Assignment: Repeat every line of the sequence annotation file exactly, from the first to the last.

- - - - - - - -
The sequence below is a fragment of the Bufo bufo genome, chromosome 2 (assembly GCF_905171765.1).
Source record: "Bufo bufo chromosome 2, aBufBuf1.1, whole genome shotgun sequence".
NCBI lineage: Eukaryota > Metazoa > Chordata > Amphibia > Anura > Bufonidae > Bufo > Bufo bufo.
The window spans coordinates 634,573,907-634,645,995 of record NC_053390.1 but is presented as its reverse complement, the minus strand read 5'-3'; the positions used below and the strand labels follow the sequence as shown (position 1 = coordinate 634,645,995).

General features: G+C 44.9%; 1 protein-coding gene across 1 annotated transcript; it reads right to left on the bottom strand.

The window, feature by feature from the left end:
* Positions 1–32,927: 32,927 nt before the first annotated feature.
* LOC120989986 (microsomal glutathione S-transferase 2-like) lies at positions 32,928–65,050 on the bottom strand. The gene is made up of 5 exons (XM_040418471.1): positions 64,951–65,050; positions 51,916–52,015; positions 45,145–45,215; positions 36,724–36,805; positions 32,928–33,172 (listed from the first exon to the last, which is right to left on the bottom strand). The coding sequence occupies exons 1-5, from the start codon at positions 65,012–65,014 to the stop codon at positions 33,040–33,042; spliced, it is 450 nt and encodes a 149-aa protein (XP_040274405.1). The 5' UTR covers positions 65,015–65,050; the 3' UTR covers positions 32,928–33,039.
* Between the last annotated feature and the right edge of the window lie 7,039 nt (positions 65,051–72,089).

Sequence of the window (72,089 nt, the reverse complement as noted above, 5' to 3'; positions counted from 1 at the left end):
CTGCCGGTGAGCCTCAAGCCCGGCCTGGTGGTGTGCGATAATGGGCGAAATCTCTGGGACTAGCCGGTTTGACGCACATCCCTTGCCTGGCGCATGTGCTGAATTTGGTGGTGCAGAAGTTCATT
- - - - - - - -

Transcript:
The sequence below is a fragment of the Bufo bufo genome, chromosome 2 (assembly GCF_905171765.1).
Source record: "Bufo bufo chromosome 2, aBufBuf1.1, whole genome shotgun sequence".
NCBI lineage: Eukaryota > Metazoa > Chordata > Amphibia > Anura > Bufonidae > Bufo > Bufo bufo.
The window spans coordinates 634,573,907-634,645,995 of record NC_053390.1 but is presented as its reverse complement, the minus strand read 5'-3'; the positions used below and the strand labels follow the sequence as shown (position 1 = coordinate 634,645,995).

General features: G+C 44.9%; 1 protein-coding gene across 1 annotated transcript; it reads right to left on the bottom strand.

The window, feature by feature from the left end:
* Positions 1–32,927: 32,927 nt before the first annotated feature.
* LOC120989986 (microsomal glutathione S-transferase 2-like) lies at positions 32,928–65,050 on the bottom strand. The gene is made up of 5 exons (XM_040418471.1): positions 64,951–65,050; positions 51,916–52,015; positions 45,145–45,215; positions 36,724–36,805; positions 32,928–33,172 (listed from the first exon to the last, which is right to left on the bottom strand). The coding sequence occupies exons 1-5, from the start codon at positions 65,012–65,014 to the stop codon at positions 33,040–33,042; spliced, it is 450 nt and encodes a 149-aa protein (XP_040274405.1). The 5' UTR covers positions 65,015–65,050; the 3' UTR covers positions 32,928–33,039.
* Between the last annotated feature and the right edge of the window lie 7,039 nt (positions 65,051–72,089).

Sequence of the window (72,089 nt, the reverse complement as noted above, 5' to 3'; positions counted from 1 at the left end):
CTGCCGGTGAGCCTCAAGCCCGGCCTGGTGGTGTGCGATAATGGGCGAAATCTCTGGGACTAGCCGGTTTGACGCACATCCCTTGCCTGGCGCATGTGCTGAATTTGGTGGTGCAGAAGTTCATT